Windows 8.1 Hits RTM, Aims to Win Back Customers
August 27, 2013 7:12 PM
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Start Button, boot to desktop, tile tweaking, tutorials, and many other changes look to win back customers
It's a time of turbulence for Microsoft Corp. (MSFT), the world's largest PC operating system maker. Amidst many struggles, Microsoft's ebullient leader Steve Ballmer announced that he will be
stepping down during the next year
somewhat unintended departure
that his critics have
long been clamoring for
I. Ballmer's Bane Revisited
While Windows Vista may be Mr. Ballmer's
, the driving force behind his departure was arguably Windows 8.
Windows 8 started off a promising concept, but fell victim to a myriad of flaws and shortcomings, which have led to the
biggest percentage drop in PC sales ever
. One major issue was the scope of the redesign -- Microsoft dropped a very new and different interface on consumers with the graphically rich "Modern UI" (aka Metro) homepage and a slew of new multi-touch gestures. Where other similarly complex OSs such as Android include a built-in tutorial that helps teach users how to use the new UI, Windows 8 had no such tutorial. As a result many customers
wrote Windows 8 off quickly, "downgrading" to Windows 7
Other critical flaws in Windows 8 include Microsoft's inability to enforce
its intended touchscreen requirement
-- a critical pillar of the optimal Windows 8 consumer experience -- and Microsoft's
unwillingness to listen to customers
who wanted a backup traditional Start Button/Start Menu when in Desktop Mode.
Even as Mr. Ballmer prepares his exit, his company is aiming to fix some of its Windows 8 misses with Windows 8.1.
The Start Button hovers in Windows 8.1 allowing a fast return to the Desktop Mode. New users are now greeted with tutorials to help them learn the foreign interface in more of a friendly fashion. [Image Source: CNET]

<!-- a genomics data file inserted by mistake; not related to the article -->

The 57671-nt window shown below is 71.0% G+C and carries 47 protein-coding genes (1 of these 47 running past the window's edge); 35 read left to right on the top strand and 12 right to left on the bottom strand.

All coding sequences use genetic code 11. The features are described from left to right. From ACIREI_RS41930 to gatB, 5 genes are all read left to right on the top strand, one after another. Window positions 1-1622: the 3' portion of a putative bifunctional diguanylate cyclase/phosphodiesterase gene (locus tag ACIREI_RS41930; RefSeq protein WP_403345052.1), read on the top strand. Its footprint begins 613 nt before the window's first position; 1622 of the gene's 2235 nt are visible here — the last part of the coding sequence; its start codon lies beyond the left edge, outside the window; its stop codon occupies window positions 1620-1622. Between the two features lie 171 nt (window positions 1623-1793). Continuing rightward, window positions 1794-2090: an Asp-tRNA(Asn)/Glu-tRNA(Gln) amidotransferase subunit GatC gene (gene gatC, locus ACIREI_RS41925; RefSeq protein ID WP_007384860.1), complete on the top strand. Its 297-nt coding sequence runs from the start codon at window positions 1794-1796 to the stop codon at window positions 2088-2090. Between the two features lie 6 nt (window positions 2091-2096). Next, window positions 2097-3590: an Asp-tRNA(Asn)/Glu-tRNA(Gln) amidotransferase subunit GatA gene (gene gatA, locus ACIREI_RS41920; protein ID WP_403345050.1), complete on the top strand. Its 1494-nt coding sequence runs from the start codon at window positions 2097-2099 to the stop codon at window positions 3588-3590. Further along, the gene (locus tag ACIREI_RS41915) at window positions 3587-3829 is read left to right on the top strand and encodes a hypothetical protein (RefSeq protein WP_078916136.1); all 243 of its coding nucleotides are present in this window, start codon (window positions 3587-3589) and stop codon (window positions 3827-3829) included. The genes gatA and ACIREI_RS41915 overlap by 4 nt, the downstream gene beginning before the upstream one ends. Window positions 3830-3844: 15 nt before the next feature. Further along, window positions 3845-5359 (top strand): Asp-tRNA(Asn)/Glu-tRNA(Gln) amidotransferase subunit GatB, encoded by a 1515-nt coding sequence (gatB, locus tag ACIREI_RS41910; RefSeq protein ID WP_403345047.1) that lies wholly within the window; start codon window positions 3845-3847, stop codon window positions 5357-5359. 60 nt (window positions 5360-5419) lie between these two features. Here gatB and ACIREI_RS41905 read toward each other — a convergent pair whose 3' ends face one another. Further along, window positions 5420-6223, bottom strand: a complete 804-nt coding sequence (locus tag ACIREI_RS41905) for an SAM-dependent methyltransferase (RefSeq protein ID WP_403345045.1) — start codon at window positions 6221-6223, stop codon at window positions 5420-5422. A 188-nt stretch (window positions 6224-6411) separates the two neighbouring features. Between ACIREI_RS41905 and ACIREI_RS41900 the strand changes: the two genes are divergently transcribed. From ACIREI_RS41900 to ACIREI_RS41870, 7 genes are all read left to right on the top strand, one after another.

Windows 8.1 and Windows 8.1 RT
hit Release to Manufacturing
(RTM) on Wednesday. The OS will be released consumers on Oct. 18 as
a free update for all Windows 8 users
II. Windows 8.1 Aims to Turn Around Windows 8 Flop
The RTM build should pack a near complete feature set -- include the aforementioned missing tutorials and Start Button. While
not the Start Button that some consumers were hoping for
, the new Start Button hovers familiarly in the lower left-hand corner, allowing you to quickly flip into and out of the Modern UI -- essentially an unrolled Start Menu -- with a click. Windows 8.1 also
restores the ability to boot to desktop
-- rather than the Modern UI Homepage.
It also integrates
numerous other improvements
, including unified themes; new Modern UI core apps; the ability to unpin, group move, and resize tiles at will; and an improved Windows Store.
Microsoft has taken a gamble by putting the people behind Windows 8 and its mobile twin Windows Phone 8
in key positions of leadership
, during the
recent executive shakeup
. This is a clear testimony to the fact that while Mr. Ballmer may be being shuffled out the door, Microsoft's Board of Directors believes the company was headed in the right direction with Windows 8 and merely failed on the delivery.
Windows 7, Microsoft's
greatest sales success
, was born out of the ashes of the
poorly received Windows Vista
. Likewise Microsoft is looking to hone the sooty carbon of Windows 8 into a diamond with Windows 8.1. Windows 8.1 RTM is the last major milestone in that pre-release refinement process.
This article is over a month old, voting and posting comments is disabled
8/30/2013 2:18:10 PM
Windows 7 will be fully supported for a long time. MS has never failed in that sense, so your comment there is plain wrong.
The trick is to sit out the current windows and wait for the company to learn their errors and make one that you want. I did that with Vista and it worked great. XP was by no mean harder to use or worse than Vista. Win 7 was a great upgrade. I'll gladly wait another few years until Windows 2015+ comes out and MS has figured out how to get it right.
If you want to give up on MS, x86, and the ecosystem, that's obviously your prerogative, but it's also your pain.
I can't believe you're comparing some cheap google tablet to Windows. The differences in performance, capability, and ecosystem are quite large.
"My sex life is pretty good" -- Steve Jobs' random musings during the 2010 D8 conference
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